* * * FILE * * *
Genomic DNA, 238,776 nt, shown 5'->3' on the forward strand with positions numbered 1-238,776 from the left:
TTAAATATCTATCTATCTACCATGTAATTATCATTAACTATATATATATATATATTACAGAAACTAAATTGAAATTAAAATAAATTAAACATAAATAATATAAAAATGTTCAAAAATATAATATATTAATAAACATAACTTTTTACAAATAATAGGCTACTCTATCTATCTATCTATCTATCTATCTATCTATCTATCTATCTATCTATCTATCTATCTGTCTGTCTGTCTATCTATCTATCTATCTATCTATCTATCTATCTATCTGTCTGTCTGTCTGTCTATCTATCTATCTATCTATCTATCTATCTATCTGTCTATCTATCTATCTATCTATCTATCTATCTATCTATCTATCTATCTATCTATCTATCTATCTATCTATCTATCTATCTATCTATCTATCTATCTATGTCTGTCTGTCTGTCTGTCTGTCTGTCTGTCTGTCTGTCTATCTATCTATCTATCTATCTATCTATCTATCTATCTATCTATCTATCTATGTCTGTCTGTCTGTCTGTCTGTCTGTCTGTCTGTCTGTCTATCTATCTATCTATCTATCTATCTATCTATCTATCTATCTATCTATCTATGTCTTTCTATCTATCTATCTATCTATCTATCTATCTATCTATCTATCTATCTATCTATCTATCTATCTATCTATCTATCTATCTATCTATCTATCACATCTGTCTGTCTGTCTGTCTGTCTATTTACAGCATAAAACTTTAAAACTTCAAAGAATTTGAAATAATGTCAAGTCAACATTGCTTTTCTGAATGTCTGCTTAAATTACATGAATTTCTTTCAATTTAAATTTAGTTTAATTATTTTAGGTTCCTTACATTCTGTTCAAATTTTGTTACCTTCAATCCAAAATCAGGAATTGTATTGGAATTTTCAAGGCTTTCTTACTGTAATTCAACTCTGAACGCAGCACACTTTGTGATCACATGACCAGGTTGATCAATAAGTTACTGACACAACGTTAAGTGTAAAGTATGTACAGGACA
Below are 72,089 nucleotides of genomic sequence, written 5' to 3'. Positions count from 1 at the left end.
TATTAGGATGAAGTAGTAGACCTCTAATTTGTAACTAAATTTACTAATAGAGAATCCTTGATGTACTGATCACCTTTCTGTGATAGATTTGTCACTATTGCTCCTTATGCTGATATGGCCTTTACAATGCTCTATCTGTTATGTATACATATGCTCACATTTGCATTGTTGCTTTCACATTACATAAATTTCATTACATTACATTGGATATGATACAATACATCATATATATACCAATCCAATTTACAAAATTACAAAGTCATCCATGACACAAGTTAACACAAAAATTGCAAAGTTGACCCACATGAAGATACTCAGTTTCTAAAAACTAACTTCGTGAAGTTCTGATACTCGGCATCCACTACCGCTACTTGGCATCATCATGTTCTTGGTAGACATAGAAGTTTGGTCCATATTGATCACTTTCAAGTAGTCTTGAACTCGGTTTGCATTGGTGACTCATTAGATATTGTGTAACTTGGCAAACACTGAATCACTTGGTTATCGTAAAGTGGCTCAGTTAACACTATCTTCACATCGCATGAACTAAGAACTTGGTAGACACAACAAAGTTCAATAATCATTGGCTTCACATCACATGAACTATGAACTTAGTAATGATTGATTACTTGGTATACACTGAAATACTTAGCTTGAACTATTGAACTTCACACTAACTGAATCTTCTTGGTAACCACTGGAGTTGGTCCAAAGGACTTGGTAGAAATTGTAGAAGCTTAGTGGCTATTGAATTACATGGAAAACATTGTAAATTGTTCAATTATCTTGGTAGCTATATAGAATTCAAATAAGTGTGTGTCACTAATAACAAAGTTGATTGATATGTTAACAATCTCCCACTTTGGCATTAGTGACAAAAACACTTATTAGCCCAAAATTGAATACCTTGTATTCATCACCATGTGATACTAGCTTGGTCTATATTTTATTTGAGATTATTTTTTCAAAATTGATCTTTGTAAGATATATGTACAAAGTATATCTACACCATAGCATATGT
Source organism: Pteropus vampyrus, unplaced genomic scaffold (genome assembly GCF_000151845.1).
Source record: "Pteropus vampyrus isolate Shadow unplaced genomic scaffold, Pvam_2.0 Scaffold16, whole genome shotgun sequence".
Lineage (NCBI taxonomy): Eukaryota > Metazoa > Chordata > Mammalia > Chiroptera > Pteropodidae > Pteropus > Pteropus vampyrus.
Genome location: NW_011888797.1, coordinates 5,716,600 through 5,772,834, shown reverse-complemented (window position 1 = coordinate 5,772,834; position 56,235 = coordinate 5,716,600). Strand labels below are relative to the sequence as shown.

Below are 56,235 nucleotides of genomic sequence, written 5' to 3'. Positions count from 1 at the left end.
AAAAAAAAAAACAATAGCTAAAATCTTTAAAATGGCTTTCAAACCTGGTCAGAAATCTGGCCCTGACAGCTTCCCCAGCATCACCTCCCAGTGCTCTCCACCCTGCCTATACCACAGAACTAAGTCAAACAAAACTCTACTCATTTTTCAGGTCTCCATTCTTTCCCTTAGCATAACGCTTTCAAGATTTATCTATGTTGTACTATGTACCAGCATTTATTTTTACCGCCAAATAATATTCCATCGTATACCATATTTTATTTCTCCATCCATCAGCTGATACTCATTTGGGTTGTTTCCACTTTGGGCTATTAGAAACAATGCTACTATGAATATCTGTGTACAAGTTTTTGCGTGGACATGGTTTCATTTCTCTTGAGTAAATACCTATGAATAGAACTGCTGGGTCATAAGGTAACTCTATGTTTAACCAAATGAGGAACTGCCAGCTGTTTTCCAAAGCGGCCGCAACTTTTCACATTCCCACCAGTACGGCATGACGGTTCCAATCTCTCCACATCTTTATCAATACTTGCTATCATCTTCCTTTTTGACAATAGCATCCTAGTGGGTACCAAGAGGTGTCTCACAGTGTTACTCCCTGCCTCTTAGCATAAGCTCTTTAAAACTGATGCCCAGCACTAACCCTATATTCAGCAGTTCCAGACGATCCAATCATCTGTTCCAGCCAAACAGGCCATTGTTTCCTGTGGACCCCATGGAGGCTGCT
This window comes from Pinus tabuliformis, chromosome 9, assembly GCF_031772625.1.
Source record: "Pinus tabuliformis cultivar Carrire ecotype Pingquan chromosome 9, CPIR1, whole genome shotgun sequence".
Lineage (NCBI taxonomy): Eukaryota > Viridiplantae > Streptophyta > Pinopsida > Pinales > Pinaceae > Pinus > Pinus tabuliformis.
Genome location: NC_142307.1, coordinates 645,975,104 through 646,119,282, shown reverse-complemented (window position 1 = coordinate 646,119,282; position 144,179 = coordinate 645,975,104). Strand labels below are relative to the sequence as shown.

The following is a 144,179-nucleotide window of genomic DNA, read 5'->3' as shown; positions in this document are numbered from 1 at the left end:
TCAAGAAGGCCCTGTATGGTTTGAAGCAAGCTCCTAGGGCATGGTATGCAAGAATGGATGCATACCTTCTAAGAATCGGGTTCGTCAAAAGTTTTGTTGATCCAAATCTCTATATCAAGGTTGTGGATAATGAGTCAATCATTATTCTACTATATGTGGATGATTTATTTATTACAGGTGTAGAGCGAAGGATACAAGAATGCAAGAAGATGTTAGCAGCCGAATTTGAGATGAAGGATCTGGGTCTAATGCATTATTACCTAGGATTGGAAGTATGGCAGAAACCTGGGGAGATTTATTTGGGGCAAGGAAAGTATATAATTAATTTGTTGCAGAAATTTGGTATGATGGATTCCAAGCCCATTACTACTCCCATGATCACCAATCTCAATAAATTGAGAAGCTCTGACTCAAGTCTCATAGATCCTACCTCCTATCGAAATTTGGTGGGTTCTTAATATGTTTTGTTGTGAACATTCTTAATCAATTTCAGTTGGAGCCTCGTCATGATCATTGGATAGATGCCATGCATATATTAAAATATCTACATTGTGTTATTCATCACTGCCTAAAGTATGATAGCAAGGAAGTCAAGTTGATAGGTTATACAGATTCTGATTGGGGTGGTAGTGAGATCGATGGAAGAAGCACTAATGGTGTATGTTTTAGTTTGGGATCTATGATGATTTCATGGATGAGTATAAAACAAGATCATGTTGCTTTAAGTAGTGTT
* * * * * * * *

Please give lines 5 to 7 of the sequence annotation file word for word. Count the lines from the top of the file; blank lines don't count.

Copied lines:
Source organism: Pteropus vampyrus, unplaced genomic scaffold (genome assembly GCF_000151845.1).
Source record: "Pteropus vampyrus isolate Shadow unplaced genomic scaffold, Pvam_2.0 Scaffold16, whole genome shotgun sequence".
Lineage (NCBI taxonomy): Eukaryota > Metazoa > Chordata > Mammalia > Chiroptera > Pteropodidae > Pteropus > Pteropus vampyrus.